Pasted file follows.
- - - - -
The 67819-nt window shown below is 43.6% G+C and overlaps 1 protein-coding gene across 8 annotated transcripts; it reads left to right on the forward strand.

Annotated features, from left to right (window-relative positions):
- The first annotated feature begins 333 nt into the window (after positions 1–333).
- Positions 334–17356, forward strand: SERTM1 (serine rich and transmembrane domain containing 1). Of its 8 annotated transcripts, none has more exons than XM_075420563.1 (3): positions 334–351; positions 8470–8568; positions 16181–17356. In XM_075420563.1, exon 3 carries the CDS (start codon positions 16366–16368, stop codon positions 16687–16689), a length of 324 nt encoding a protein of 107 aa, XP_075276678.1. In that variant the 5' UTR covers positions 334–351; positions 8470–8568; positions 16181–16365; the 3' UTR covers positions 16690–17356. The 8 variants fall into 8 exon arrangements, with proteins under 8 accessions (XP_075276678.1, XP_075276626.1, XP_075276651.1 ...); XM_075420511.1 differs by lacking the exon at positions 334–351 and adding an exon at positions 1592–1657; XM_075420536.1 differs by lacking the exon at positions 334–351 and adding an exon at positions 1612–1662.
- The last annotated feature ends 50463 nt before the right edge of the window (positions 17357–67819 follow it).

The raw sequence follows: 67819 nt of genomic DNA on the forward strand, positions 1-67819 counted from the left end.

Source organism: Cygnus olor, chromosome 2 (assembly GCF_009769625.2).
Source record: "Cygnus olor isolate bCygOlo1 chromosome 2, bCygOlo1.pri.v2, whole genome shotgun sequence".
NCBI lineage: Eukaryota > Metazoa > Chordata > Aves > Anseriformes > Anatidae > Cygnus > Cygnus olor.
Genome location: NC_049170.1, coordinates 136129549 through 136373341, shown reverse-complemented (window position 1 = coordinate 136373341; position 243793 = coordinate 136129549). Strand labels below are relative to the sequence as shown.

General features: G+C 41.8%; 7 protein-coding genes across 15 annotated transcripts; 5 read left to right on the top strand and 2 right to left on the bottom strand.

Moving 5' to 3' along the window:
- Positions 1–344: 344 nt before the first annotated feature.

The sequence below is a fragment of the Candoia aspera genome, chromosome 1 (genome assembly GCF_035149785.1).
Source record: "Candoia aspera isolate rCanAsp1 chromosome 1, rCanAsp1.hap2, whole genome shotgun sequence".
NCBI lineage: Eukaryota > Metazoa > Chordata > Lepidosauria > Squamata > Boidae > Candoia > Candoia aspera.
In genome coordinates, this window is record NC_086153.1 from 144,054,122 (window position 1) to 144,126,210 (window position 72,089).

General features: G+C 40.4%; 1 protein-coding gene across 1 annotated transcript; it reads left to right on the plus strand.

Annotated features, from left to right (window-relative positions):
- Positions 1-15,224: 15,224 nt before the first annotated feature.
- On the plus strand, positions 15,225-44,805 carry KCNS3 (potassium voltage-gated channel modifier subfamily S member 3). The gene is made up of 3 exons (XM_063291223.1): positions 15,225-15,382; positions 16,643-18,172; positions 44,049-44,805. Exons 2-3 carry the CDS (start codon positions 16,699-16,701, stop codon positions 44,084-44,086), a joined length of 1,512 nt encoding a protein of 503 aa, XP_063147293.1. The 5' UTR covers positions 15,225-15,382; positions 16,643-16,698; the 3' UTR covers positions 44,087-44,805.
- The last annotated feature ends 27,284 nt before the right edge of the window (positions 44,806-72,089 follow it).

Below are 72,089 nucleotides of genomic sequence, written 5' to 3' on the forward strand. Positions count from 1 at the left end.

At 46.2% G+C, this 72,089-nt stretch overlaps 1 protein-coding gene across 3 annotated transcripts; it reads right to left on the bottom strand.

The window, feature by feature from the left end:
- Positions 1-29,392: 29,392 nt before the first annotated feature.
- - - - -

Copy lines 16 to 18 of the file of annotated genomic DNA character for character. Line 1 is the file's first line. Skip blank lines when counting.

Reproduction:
NCBI lineage: Eukaryota > Metazoa > Chordata > Lepidosauria > Squamata > Boidae > Candoia > Candoia aspera.
In genome coordinates, this window is record NC_086153.1 from 144,054,122 (window position 1) to 144,126,210 (window position 72,089).

General features: G+C 40.4%; 1 protein-coding gene across 1 annotated transcript; it reads left to right on the plus strand.